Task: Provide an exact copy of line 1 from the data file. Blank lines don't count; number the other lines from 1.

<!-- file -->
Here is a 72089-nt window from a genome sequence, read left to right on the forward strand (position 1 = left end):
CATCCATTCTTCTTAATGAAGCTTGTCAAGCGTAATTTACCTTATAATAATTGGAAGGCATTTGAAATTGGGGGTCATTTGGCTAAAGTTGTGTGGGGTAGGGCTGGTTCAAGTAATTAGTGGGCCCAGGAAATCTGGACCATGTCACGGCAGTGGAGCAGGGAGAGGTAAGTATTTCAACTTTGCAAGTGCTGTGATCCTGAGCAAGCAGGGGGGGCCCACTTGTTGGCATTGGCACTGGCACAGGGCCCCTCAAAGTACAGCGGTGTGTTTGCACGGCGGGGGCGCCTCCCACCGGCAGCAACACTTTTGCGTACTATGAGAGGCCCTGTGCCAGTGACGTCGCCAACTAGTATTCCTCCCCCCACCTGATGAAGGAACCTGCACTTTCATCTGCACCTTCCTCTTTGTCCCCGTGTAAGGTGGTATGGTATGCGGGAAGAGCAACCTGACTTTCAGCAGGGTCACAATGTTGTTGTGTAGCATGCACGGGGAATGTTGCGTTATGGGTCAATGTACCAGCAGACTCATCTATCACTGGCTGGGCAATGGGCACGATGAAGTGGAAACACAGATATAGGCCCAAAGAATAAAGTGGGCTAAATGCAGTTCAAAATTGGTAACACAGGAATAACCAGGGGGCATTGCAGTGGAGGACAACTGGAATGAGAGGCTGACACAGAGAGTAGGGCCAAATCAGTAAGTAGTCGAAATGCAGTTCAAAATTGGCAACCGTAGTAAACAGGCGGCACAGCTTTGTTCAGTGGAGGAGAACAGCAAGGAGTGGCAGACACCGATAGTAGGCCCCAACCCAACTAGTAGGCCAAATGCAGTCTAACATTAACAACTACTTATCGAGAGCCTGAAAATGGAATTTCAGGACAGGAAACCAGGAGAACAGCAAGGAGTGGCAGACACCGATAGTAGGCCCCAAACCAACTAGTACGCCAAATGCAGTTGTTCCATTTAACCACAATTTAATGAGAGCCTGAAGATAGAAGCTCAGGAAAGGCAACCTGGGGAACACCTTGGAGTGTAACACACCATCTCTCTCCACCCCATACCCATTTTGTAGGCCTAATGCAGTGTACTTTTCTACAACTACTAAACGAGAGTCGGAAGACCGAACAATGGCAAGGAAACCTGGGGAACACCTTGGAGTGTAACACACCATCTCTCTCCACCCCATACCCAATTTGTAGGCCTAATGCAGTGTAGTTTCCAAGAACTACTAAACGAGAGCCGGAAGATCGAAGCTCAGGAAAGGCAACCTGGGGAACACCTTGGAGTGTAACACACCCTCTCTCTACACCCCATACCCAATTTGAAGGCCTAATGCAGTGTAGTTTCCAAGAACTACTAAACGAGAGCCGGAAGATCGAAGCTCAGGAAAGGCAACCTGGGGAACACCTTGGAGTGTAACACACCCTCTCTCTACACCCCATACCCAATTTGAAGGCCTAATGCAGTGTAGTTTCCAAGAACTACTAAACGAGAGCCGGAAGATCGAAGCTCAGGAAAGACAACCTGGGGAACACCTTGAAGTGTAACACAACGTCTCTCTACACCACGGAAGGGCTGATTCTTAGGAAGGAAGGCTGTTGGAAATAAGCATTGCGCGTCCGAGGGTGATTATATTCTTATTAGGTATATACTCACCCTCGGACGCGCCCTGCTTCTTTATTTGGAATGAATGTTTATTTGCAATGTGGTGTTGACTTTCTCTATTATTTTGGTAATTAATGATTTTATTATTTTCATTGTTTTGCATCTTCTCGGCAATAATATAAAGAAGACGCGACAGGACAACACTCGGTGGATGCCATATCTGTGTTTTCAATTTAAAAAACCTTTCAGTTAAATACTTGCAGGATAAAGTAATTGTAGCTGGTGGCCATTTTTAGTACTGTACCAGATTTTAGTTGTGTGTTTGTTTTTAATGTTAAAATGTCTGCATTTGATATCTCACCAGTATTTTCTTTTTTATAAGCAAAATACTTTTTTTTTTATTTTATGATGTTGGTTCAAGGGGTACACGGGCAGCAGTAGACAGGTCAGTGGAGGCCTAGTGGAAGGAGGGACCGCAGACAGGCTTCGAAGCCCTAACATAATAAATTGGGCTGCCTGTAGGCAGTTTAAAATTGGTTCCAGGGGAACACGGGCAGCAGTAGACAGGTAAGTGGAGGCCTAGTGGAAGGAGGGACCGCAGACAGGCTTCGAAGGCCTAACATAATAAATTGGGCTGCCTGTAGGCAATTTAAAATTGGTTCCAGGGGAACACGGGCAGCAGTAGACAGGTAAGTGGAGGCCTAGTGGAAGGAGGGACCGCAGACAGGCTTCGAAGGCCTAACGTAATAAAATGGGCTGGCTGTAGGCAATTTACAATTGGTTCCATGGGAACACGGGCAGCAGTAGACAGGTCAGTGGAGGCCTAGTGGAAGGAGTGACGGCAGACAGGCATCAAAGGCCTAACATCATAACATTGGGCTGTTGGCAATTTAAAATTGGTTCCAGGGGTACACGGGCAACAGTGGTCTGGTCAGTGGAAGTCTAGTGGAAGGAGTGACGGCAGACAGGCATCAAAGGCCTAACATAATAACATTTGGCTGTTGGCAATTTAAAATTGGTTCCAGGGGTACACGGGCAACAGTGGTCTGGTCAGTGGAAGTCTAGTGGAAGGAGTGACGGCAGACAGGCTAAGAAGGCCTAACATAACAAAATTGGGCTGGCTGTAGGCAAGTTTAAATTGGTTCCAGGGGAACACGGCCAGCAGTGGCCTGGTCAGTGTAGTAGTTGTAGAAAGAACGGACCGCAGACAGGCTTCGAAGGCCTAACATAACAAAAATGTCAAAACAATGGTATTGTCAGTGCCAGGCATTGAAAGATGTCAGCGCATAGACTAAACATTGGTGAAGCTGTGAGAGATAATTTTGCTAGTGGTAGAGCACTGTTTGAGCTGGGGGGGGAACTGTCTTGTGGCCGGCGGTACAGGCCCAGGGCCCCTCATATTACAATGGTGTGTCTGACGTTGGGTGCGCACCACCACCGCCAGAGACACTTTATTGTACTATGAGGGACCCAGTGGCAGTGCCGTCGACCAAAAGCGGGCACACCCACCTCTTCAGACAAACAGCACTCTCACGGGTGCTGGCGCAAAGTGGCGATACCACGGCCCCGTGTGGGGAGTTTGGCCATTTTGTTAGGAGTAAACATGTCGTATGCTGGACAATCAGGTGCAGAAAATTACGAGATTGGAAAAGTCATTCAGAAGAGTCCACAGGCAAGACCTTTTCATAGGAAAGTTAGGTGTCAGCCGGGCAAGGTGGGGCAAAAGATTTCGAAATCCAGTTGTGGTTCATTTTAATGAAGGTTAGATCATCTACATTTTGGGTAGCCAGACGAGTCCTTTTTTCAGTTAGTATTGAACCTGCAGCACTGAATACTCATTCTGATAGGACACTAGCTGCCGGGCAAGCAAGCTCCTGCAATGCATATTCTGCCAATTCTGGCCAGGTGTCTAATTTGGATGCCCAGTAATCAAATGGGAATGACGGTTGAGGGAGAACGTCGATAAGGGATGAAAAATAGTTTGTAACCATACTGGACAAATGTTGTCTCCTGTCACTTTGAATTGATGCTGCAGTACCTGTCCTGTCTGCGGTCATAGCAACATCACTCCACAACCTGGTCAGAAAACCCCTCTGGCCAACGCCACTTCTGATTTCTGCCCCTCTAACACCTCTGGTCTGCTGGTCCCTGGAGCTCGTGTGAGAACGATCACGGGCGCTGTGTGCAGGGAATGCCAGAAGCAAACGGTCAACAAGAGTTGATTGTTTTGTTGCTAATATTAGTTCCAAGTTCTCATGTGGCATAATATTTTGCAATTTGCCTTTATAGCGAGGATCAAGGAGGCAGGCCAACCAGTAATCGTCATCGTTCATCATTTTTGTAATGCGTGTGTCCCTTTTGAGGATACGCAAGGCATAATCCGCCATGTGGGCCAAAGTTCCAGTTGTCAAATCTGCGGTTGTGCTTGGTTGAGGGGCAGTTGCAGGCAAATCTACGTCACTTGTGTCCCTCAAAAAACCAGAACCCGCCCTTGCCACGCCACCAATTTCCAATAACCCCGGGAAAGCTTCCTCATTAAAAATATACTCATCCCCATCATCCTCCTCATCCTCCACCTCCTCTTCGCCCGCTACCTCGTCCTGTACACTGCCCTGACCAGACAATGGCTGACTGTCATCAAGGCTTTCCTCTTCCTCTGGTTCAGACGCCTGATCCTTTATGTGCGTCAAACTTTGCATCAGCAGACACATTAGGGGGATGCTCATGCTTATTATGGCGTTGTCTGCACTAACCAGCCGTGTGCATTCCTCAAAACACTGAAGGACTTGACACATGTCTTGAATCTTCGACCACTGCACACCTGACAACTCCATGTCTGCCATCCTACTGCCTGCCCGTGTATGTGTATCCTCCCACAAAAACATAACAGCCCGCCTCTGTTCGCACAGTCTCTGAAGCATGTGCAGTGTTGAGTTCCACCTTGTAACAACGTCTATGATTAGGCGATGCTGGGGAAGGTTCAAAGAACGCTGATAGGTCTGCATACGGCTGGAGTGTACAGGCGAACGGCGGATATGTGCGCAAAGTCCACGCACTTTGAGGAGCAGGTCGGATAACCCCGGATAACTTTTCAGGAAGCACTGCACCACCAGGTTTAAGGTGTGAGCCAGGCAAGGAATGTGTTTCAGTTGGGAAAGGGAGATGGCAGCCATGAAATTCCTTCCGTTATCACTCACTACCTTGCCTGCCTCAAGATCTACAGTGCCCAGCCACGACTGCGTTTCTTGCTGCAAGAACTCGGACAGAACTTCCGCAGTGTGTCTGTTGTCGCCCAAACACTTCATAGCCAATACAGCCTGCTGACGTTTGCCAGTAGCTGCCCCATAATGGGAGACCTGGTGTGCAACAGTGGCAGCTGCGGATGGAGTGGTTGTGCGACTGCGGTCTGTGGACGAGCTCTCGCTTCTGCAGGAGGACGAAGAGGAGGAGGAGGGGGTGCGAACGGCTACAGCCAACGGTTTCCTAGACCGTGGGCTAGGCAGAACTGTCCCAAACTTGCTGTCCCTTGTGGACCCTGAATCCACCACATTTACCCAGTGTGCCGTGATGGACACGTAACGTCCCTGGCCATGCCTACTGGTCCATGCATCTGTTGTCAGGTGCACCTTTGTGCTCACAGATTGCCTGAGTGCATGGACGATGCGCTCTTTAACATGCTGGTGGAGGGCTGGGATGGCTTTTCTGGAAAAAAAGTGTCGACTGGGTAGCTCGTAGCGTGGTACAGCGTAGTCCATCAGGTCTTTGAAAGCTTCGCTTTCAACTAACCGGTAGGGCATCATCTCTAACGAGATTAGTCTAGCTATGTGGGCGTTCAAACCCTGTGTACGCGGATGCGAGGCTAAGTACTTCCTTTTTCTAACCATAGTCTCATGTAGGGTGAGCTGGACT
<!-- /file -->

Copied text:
Here is a 72089-nt window from a genome sequence, read left to right on the forward strand (position 1 = left end):